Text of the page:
White pollution: 5 unexpected solutions to the plastic crisis
White pollution (plastic pollution) is one of the greatest challenges facing the planet.
Currently, 12.7 million tonnes of plastic ends up in our oceans each year, and the consequences for sea life are tragic, from choking turtles to poisoning whales. Clearly, the main solution is reducing the amount of plastic we use at the source, but people are also turning to technology, lateral thinking and even other species to find the answer to the monstrous behemoth of plastic on planet earth.
Here are 5 unexpected solutions:
A New Fungus Mushroom
Aspergillus tubingensis is a dark-colored fungus that grows rapidly in warm environments. It may not seem surprising, but there is one property of Aspergillus tubingensis that has aroused great scientific interest.The big problem with plastic is that it doesn’t break down or degrade – and which is why we’ve probably got plastic inside our bodies right now. A team of microbiologists at Quaid-i-Azam University in Pakistan found that aspergillus tubingensis can break down polyurethane (PU). “The fungus secretes enzymes that degrade the plastics, and in return, the fungus gets food from it by dissolving the plastics,” said lead author Sehroon Khan. The fungus could be used to break down plastic in landfill.
Microbiologists are testing the possibility of fungi breaking down polyurethane.
The Ocean Cleanup
The Great Pacific Garbage Patch is the largest concentration of floating Garbage in the ocean. Located between California and Hawaii, the island is three times the size of France and contains 80,000 tons of plastic waste. A team of Dutch engineers, led by 24-year-old Dutch designer Boyan Slat, have placed an ocean cleaning system called “System 001” (dubbed the ocean Vacuum cleaner by some media) into the sea. The Marine cleanup system is a Marine debris recovery system, consisting of a giant tube 600 meters long floating on the surface of the ocean and a three-meter high barrier beneath the tube, through which plastic waste is intercepted and collected. Every few months, they would scoop up the garbage and put it on a boat. Using computer simulations and scale models, the team tested and trialled the system in the ocean, and now it has been placed in the Great Pacific Garbage Patch to clean up the Pacific Ocean. Slater’s invention has been greeted with both praise and suspicion, but for now everyone is waiting and seeing what will happen.The moment I am looking forward most to is when we are taking the first plastic back and it’s proven technology,” Slat has said.
Plastic waste collected in the Great Pacific Garbage Patch by a prototype boom (Image: The Ocean Cleanup)
Another idea to come from the Netherlands is a project called PlasticRoad. The first “plastic road” was built in the Dutch city of Zwolle, using recycled plastic as a cycle path. The raw material of the plastic road is plastic waste that should be sent to waste incineration plants or landfills for disposal, including plastic waste such as bottled plastic, plastic cups and plastic packaging.At present, the utilization rate of recycled plastics on the plastic road is 70%, but in the future, it plans to achieve 100% recycled plastics. The company revealed that this material has a longer life and shorter construction period than asphalt, and can be directly disassembled and replaced, so it is low-carbon and environmentally friendly. Zwolle’s first “plastic road” is 30 meters long and contains recycled plastic equivalent to more than 218,000 plastic cups or 500,000 plastic bottle caps. In November 2018, a second “plastic road” will be laid in Overijssel.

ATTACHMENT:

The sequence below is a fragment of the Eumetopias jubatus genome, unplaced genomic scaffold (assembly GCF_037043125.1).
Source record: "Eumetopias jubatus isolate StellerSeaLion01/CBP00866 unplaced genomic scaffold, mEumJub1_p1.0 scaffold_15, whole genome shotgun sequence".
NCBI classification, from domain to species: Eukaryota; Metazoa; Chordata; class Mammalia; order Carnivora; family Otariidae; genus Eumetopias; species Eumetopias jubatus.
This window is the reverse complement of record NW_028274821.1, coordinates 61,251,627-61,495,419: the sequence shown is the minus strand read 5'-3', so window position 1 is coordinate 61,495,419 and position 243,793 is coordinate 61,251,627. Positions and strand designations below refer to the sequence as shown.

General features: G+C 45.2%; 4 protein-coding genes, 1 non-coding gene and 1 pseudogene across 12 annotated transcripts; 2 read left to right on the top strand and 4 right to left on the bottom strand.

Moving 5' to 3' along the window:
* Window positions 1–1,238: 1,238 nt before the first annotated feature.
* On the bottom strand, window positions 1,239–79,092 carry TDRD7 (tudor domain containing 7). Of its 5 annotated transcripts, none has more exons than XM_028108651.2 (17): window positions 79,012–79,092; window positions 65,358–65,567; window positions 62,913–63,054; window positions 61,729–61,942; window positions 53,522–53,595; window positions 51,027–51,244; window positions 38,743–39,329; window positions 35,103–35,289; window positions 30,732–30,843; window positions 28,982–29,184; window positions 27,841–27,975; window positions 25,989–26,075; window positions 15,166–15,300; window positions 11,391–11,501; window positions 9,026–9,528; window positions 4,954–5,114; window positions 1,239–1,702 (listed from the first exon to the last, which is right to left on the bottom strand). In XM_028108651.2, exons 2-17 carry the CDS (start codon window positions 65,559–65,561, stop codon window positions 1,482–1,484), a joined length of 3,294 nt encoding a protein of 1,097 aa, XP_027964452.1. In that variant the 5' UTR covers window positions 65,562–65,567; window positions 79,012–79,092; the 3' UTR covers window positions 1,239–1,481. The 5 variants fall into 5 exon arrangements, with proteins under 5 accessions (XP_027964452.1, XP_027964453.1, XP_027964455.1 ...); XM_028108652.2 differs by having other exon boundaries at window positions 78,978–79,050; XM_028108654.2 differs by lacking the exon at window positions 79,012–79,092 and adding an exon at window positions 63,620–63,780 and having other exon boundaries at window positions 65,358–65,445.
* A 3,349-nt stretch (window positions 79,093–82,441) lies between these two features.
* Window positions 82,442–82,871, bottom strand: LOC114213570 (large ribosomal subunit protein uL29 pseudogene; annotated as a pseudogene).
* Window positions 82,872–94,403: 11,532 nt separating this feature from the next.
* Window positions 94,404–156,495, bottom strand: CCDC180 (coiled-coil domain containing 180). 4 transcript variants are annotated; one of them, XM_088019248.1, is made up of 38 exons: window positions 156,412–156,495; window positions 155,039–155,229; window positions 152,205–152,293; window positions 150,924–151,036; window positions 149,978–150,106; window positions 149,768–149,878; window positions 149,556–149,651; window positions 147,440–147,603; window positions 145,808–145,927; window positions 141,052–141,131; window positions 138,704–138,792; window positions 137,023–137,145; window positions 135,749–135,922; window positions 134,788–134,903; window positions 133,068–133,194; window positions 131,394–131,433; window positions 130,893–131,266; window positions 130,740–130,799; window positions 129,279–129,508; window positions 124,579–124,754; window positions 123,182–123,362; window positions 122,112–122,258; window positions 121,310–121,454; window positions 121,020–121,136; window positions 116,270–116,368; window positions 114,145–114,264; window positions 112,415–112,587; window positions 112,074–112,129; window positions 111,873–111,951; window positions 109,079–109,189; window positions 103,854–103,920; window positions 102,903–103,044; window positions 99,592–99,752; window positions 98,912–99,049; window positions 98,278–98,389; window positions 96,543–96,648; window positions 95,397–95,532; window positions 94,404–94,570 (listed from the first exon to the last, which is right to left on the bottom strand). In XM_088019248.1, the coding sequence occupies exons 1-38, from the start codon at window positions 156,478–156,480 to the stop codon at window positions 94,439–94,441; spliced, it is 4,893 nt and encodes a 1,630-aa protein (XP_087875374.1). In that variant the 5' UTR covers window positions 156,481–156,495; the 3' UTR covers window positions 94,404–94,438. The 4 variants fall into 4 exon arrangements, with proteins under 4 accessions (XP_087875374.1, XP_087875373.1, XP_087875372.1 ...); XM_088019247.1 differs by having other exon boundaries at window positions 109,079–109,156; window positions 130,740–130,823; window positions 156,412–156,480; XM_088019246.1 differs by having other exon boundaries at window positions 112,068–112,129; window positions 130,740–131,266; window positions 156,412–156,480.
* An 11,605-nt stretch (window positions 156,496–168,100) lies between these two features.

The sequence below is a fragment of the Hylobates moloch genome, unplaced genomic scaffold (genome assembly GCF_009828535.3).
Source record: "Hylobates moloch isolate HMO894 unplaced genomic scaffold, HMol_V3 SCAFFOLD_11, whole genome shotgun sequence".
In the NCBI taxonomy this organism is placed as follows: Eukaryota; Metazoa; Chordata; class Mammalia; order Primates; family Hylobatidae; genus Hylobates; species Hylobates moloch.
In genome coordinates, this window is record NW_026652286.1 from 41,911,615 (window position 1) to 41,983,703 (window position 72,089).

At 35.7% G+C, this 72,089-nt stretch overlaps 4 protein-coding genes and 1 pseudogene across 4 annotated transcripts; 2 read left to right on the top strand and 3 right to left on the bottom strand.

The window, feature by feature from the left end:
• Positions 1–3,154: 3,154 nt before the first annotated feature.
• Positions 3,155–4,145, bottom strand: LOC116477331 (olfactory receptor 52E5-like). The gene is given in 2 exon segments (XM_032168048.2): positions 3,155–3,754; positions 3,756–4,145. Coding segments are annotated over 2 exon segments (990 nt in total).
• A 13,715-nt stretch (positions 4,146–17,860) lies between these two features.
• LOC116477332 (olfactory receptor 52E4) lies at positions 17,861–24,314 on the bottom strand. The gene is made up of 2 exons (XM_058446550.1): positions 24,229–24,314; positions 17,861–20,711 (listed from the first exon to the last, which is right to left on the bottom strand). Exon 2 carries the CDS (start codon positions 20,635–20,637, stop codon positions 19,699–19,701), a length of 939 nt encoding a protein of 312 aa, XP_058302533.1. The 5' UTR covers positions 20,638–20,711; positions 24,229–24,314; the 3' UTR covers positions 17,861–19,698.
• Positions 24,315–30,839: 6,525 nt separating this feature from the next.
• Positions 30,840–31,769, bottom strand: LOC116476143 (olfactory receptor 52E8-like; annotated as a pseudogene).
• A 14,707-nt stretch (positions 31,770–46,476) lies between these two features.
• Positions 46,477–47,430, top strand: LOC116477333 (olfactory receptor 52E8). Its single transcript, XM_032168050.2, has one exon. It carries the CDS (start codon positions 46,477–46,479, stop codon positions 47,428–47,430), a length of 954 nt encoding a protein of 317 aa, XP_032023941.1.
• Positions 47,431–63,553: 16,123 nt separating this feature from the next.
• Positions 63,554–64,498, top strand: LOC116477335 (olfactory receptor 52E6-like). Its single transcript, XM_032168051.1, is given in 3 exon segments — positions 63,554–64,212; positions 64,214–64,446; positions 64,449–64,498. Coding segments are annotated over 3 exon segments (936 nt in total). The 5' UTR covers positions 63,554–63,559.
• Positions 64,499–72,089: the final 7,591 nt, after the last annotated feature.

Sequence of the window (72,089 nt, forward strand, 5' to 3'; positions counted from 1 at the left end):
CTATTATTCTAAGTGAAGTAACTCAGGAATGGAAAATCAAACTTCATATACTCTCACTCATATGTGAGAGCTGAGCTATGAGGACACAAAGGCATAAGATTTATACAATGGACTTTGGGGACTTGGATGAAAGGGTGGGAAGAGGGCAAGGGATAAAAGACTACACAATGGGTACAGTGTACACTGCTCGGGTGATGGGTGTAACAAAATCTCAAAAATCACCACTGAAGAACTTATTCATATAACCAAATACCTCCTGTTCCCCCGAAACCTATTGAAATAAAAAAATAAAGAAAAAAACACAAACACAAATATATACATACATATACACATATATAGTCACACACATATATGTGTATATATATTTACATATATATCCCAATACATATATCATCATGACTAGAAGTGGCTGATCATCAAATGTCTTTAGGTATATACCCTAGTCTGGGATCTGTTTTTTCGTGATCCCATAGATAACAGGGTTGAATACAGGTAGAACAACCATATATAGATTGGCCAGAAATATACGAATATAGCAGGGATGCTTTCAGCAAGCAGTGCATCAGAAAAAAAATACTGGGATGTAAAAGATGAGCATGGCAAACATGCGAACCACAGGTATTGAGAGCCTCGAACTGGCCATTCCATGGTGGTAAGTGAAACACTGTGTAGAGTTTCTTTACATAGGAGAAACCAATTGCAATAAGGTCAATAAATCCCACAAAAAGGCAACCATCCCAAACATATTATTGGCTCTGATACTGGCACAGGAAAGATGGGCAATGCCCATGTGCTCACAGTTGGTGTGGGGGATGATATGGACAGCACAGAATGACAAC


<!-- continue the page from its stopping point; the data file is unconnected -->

A new bike path in the Dutch city of Zwolle is made from the equivalent of 218,000 recycled plastic cups.
Seaweed packaging instead of plastic packaging
To combat white pollution, engineers and designers are looking for new materials for food packaging. Bioplastics are made from renewable biomass, usually including vegetable oils, tapioca starch, wood chips or food waste. Seaweed, however, is the solution used by Indonesian start-up called Evoware. Working with the country’s seaweed farmers, they make sandwich and hamburger wrappers, sachets for flavouring and coffee, and soap packaging, all made out of seaweed. Packets made from seaweed can be dissolved in hot water and eaten without throwing away the wrapping paper. Has the dual benefits of sustainability and nutrition.
Seaweed packaging is seen as a new solution to food packaging’s over-reliance on plastic.
The biggest problem with white pollution is its effect on ocean life. It is estimated that by 2050 there will be more plastic waste in the oceans than fish. The concept proposed to avoid this situation is quite abstract. Plastic Bank, a social enterprise, recycles Plastic at above-market prices that people can exchange for cash, goods (fuel, POTS and pans) or services, such as top-up tuition fees. The stimulus encourages people to collect plastic that would otherwise end up in the ocean.This is also a poverty alleviation measure to increase people’s income, beautify the streets and reduce the amount of marine debris. “Plastic Bank” aims to turn plastic waste into treasure and use it as currency. The company resells recycled plastic to corporate customers at about three times the cost of plastic. Currently, governments in Haiti, Brazil and the Philippines have opened “plastic banks”, and South Africa, India, Panama and the Vatican will also promote their use.
Implement plastic recycling recycling of recycled plastic into recycling.